Genesis 2:1-3 - The Seventh Day: Creation of A Day For Rest and Worship
Creation is now complete. Additional details about the creation of Adam and Eve fill most of Genesis 2. But Genesis 2 begins with an account of day seven, bringing creation week to a close.
And on the seventh day God ended His work which He had done, and He rested on the seventh day from all His work which He had done. Then God blessed the seventh day and sanctified it, because in it He rested from all His work which God had created and made” (vv. 1–3).
The seventh day is unique. It is an exalted day, because God blessed it and sanctified it. The Hebrew word translated “sanctified” in verse 3 is qedesh. Its root meaning is “holy,” and it conveys the idea of being set apart. This is the first time in Scripture anything is said to be holy.
There are three reasons this day was unique, and those three reasons are indicated by three verbs in the passage.
· The first verb is “finished” (v. 1). The same Hebrew word (kalah) is used again in verse 2, where it is translated “ended.”
· The second verb in verse 2 is “rested” (Hebrew, shabath), and it appears again in verse 3.
· The third verb is in verse 3: “blessed” (Hebrew, barak). Each of those verbs is associated with the seventh day explicitly: “on the seventh day God ended His work” (v. 2); “He rested on the seventh day” (v. 2); and “God blessed the seventh day” (v. 3).
· Furthermore, in each case, God is the grammatical subject in the clause: “God ended… He rested…. God blessed.”
A. God finished the creation of the heavens and earth (v.1)
1. “The heavens and the earth, and all the host of them, were finished…” (v.1).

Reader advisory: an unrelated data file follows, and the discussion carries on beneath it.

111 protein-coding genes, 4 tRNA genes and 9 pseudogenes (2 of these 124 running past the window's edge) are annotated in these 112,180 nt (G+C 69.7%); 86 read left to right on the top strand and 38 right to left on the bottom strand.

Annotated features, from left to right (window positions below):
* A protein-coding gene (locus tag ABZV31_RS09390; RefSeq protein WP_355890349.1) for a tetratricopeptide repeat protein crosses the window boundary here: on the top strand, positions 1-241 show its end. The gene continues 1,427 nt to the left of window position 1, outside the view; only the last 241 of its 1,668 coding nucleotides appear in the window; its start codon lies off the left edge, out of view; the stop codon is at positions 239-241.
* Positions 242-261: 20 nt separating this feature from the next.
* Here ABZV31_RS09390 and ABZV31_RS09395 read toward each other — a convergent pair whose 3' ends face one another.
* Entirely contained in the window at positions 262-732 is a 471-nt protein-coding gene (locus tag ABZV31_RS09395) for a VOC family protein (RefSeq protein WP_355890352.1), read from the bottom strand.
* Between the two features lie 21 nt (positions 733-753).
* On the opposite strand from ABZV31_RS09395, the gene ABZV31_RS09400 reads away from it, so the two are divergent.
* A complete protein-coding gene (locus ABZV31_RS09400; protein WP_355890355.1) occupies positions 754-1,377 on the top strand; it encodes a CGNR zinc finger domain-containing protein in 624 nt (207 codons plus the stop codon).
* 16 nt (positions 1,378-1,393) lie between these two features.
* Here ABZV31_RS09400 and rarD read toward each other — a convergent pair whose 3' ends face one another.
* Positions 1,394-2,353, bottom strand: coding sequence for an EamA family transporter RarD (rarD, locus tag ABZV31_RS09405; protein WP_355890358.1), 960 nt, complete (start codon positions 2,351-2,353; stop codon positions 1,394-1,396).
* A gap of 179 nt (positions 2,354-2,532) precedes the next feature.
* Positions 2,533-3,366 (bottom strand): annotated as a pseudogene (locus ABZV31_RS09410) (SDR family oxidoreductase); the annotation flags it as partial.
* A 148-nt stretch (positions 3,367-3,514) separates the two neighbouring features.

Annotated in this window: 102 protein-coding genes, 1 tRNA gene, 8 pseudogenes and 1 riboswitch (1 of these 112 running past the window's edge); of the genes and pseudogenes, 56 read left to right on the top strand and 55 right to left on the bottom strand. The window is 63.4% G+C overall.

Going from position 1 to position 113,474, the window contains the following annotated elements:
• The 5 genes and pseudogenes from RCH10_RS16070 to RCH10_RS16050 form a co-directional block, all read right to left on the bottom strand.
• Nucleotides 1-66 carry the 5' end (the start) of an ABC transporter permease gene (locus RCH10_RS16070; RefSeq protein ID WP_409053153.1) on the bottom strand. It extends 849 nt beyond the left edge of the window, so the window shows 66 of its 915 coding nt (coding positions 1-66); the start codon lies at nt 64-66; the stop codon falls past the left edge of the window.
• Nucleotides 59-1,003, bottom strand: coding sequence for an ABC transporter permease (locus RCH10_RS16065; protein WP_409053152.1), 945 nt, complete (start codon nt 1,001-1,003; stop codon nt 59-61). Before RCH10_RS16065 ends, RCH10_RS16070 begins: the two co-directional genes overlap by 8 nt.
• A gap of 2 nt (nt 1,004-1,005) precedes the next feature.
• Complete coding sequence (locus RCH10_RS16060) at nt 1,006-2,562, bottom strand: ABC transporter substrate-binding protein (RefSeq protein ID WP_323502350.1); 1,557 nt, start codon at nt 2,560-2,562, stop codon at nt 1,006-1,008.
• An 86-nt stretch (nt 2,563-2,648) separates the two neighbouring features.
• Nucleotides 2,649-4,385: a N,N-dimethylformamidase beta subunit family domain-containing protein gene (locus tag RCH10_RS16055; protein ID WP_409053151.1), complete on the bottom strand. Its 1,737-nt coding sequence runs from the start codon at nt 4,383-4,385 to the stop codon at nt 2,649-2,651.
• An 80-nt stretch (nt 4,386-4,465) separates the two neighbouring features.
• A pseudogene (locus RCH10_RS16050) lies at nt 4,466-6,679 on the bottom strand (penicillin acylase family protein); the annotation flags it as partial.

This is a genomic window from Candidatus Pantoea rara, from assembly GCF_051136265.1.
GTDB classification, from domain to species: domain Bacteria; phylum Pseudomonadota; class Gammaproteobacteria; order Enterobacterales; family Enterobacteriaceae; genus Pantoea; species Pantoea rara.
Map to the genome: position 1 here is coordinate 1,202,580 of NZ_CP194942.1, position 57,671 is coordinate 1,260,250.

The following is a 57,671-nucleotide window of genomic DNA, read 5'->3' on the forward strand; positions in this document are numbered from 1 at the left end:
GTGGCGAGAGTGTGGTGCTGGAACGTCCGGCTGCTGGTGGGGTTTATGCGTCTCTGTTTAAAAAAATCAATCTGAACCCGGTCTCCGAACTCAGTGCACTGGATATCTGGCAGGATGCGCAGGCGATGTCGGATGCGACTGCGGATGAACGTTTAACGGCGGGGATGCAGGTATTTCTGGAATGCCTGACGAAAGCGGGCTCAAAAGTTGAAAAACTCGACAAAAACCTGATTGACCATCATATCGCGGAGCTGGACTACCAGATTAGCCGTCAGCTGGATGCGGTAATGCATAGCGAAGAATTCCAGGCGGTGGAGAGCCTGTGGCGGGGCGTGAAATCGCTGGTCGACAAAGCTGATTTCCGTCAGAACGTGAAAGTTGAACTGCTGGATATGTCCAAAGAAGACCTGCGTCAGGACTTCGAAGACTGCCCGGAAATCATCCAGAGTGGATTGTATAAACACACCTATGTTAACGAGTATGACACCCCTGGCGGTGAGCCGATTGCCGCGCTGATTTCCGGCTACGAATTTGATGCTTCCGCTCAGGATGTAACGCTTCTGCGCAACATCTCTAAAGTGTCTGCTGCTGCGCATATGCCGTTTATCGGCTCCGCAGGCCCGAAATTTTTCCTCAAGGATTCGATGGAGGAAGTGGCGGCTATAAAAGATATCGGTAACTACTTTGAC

a) The entire work of creation was complete.
(1) The entire work of creation was complete. There were no loose ends to tie up. There were no problems to fix. No modifications to the original plan were required. Everything was completed in six days, just as God had planned.
(2) This argues powerfully against the evolutionary doctrine, which suggests that creation is a work still in process.
(a) The biblical emphasis is on the utter perfection of everything God created and the wondrously brief time in which He accomplished it all.
(b) The clear statement of Scripture is that “the heavens and the earth, and all the host of them, were finished” (v.1).
The words of Psalm 104:24 are a fitting description of this moment: “O Lord, how manifold are thy works! In wisdom hast thou made them all: the earth is full of thy riches” (kjv).
As Paul wrote Timothy, “Every creature of God is good.”
The Psalmist writes in Psalm 19 “The heavens were declaring His glory and the firmament displayed His handiwork (Psalm 19:1).
And He was pleased, “May the glory of the Lord endure forever; may the Lord rejoice in His works” (Psalm 104:31).
(3) The emphasis that is given to the seventh day throughout Scripture is especially significant in establishing the time frame for creation.